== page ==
Wahid Khan

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For the television director, see Waheed Khan.
Ustad Wahid Khan
Born Etawah, Uttar Pradesh, India
Died Calcutta, India
Nationality India
Occupation Sitar & Surbahar player

Ustad Wahid Khan was an Indian surbahar and sitar player. He was the son of Ustad Imdad Khan and belonged to the Imdadkhani gharana or Etawah Gharana of classical music. His brother Ustad Enayat Khan was also a sitar and a surbahar player. Ustad Wahid Khan and Ustad Enayat Khan were both trained by their father in sitar and surbahar. Ustad Wahid Khan specialised in the surbahar while his brother Ustad Enayat Khan specialised in sitar.[1][2]

Early life[edit]

Ustad Wahid Khan was born in Etawah, Uttar Pradesh to the sitar maestro Ustad Imdad Khan . He was still quite young when Imdad Khan moved to Kolkata from Etawah with his family. In kolkata the family lived in the house of the noted connoisseur Taraprasad Ghosh, where Ustad Imdad Khan rigorously trained his two talented sons Enayat Khan and Wahid Khan.

Wahid Khan, at a very young age, was first initiated into Dhrupad, Khayal and Thumri and then in trained extensively on the Sitar and Surbahar by his father Imdad Khan for many years. Under the guidance and supervision of his father, Wahid Khan put in many years of very rigorous riyaz and mastered both the Sitar and Surbahar.

Performing career[edit]

The later generations regard him as the greatest Surbahar-player of his generation, however he was also one of the greatest sitar-players of his generation. His available disc recordings of Khamaj (Vilambit Gat-Toda) and Piloo (Drut) both on the Sitar offer a glimpse of his virtuosity on the instrument. In Kolkata, Wahid Khan used to accompany his father in many of the latter's concerts on the Sitar and the Surbahar and received huge appreciation and critical acclaim everywhere.[1]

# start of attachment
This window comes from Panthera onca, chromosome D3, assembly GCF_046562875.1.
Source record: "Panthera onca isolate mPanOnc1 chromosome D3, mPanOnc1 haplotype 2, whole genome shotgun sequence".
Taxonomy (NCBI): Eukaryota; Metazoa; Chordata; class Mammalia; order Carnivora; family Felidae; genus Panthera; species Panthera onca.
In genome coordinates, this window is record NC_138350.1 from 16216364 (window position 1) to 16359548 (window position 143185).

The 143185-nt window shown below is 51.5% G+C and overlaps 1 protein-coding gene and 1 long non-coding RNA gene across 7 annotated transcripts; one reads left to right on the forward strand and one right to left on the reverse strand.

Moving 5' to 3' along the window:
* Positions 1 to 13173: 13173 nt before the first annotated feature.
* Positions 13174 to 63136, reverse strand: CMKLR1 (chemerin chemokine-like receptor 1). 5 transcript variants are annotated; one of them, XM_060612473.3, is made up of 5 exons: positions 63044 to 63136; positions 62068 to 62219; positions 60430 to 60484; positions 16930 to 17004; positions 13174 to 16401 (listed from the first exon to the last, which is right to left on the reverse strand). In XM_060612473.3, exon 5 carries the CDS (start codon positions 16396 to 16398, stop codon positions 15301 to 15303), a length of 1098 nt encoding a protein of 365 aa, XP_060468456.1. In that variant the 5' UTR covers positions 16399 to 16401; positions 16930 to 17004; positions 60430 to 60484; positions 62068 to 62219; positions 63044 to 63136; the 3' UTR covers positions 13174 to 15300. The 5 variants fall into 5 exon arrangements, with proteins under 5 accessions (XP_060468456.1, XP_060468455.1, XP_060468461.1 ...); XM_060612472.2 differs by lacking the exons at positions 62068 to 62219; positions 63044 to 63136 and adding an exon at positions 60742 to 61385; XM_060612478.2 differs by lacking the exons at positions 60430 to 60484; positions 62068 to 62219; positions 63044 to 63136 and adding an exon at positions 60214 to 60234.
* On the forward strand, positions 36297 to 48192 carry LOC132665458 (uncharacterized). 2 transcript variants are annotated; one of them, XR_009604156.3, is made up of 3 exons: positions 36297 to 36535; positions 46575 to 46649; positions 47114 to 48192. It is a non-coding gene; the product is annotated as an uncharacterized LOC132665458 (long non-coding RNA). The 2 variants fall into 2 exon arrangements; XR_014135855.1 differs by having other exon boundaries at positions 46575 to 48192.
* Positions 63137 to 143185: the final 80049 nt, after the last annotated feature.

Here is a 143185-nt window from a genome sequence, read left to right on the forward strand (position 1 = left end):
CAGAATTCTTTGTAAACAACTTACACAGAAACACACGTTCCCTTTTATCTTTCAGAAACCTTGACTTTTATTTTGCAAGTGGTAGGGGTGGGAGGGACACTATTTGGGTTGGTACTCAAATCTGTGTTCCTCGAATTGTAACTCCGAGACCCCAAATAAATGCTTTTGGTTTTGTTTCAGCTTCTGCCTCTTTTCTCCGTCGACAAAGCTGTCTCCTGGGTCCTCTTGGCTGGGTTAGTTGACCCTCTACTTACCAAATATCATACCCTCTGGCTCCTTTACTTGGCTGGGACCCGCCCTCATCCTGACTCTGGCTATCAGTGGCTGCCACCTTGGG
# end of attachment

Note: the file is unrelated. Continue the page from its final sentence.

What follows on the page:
Imdad Khan, later, moved out of Kolkata to settle in Indore as the Court-musician of the Maharaja Holkar of Indore. His sons Enayat Khan and Wahid Khan accompanied him to Indore. There Imdad Khan died, following which Enayat Khan left Indore and returned to Kolkata, while Wahid Khan was appointed the Court-musician of the Indore Darbar, where he lived for 18 years on a very high salary. Wahid Khan also served the Patiala Darbar for 3 years as its Court-musician. He was also the Court-musician of the Nizam of Hyderabad.

Wahid Khan was a regular performer at the All India Radio. He also performed all over India and received numerous awards and medals from the famous institutions of Tikamgarh, Rewa, Baroda, Mysore, Dhaulpur, etc.

Ustad Wahid Khan also appeared in legendary filmmaker Satyajit Ray’s international award winning film Jalsaghar (The Music Room, 1958) where he performs on the surbahar in one of the scenes.

Personal life[edit]

Ustad Wahid Khan is the paternal uncle of noted sitar player Ustad Vilayat Khan and the famous surbahar player Ustad Imrat Khan.[3] His grandson is the famous Ustad Shahid Parvez.

Awards[edit]

  • Felicitated by the Governor of Bombay
  • First instrumentalist to receive the coveted President's Award (now Sangeet Natak Akademi Award)

Discography[edit]

  • Released 78rpm recordings ---
  • Khamaj (Vilambit Gat-toda) on the Sitar
  • Pilu (Drut Gat)on the Sitar
  • Bhimpalasi (Alap, Jod-Jhala) on the Surbahar

References[edit]

  1. ^ "Renowned sitar player to perform at Skidmore". Sartogian. Retrieved 22 January 2012. 
  2. ^ "Vilayat Khan, 76, Musician Who Redefined Sitar Playing". New York Times. Retrieved 22 January 2012. 
  3. ^ "No compromises in his art". The Hindu. Retrieved 22 January 2012. 

^ For reference see the book "Hamare Sangeet Ratna" by Laxmi Narayan Garg

^ Sangeet Natak Award Winners